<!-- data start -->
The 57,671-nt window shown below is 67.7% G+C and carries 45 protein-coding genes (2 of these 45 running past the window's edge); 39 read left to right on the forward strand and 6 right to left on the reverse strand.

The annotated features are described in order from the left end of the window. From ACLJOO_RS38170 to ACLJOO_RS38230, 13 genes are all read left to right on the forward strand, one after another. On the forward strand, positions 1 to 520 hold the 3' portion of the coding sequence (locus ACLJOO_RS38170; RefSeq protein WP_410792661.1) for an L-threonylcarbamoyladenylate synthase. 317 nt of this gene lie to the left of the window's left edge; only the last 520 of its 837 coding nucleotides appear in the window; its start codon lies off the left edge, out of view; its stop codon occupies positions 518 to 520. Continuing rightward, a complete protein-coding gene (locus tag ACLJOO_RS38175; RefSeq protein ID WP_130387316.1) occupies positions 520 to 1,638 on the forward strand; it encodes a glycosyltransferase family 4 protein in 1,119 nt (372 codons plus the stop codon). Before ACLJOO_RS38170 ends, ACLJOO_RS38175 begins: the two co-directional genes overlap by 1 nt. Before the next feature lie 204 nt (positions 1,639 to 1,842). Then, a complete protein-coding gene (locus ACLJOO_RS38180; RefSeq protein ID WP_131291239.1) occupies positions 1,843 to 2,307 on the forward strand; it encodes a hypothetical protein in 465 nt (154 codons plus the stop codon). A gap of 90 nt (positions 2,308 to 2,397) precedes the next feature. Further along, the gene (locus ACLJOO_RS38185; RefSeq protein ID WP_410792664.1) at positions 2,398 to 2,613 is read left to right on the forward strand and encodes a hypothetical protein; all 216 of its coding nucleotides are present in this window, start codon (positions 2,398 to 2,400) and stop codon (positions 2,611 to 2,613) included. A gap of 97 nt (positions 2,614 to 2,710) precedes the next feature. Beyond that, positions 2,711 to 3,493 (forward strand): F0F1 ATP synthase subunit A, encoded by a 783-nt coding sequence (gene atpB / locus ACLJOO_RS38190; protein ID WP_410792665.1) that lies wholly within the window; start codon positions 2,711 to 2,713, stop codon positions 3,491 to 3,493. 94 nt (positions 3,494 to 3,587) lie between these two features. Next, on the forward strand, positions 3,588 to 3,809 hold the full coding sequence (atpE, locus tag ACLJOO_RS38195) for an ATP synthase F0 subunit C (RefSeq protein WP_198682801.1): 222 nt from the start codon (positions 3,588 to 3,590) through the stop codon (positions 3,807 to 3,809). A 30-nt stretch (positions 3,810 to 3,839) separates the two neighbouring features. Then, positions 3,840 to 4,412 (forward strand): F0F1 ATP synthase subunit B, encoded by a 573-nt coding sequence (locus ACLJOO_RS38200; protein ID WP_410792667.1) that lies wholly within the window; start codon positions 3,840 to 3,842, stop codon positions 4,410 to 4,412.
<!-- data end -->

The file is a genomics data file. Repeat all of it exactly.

The 57,671-nt window shown below is 67.7% G+C and carries 45 protein-coding genes (2 of these 45 running past the window's edge); 39 read left to right on the forward strand and 6 right to left on the reverse strand.

The annotated features are described in order from the left end of the window. From ACLJOO_RS38170 to ACLJOO_RS38230, 13 genes are all read left to right on the forward strand, one after another. On the forward strand, positions 1 to 520 hold the 3' portion of the coding sequence (locus ACLJOO_RS38170; RefSeq protein WP_410792661.1) for an L-threonylcarbamoyladenylate synthase. 317 nt of this gene lie to the left of the window's left edge; only the last 520 of its 837 coding nucleotides appear in the window; its start codon lies off the left edge, out of view; its stop codon occupies positions 518 to 520. Continuing rightward, a complete protein-coding gene (locus tag ACLJOO_RS38175; RefSeq protein ID WP_130387316.1) occupies positions 520 to 1,638 on the forward strand; it encodes a glycosyltransferase family 4 protein in 1,119 nt (372 codons plus the stop codon). Before ACLJOO_RS38170 ends, ACLJOO_RS38175 begins: the two co-directional genes overlap by 1 nt. Before the next feature lie 204 nt (positions 1,639 to 1,842). Then, a complete protein-coding gene (locus ACLJOO_RS38180; RefSeq protein ID WP_131291239.1) occupies positions 1,843 to 2,307 on the forward strand; it encodes a hypothetical protein in 465 nt (154 codons plus the stop codon). A gap of 90 nt (positions 2,308 to 2,397) precedes the next feature. Further along, the gene (locus ACLJOO_RS38185; RefSeq protein ID WP_410792664.1) at positions 2,398 to 2,613 is read left to right on the forward strand and encodes a hypothetical protein; all 216 of its coding nucleotides are present in this window, start codon (positions 2,398 to 2,400) and stop codon (positions 2,611 to 2,613) included. A gap of 97 nt (positions 2,614 to 2,710) precedes the next feature. Beyond that, positions 2,711 to 3,493 (forward strand): F0F1 ATP synthase subunit A, encoded by a 783-nt coding sequence (gene atpB / locus ACLJOO_RS38190; protein ID WP_410792665.1) that lies wholly within the window; start codon positions 2,711 to 2,713, stop codon positions 3,491 to 3,493. 94 nt (positions 3,494 to 3,587) lie between these two features. Next, on the forward strand, positions 3,588 to 3,809 hold the full coding sequence (atpE, locus tag ACLJOO_RS38195) for an ATP synthase F0 subunit C (RefSeq protein WP_198682801.1): 222 nt from the start codon (positions 3,588 to 3,590) through the stop codon (positions 3,807 to 3,809). A 30-nt stretch (positions 3,810 to 3,839) separates the two neighbouring features. Then, positions 3,840 to 4,412 (forward strand): F0F1 ATP synthase subunit B, encoded by a 573-nt coding sequence (locus ACLJOO_RS38200; protein ID WP_410792667.1) that lies wholly within the window; start codon positions 3,840 to 3,842, stop codon positions 4,410 to 4,412.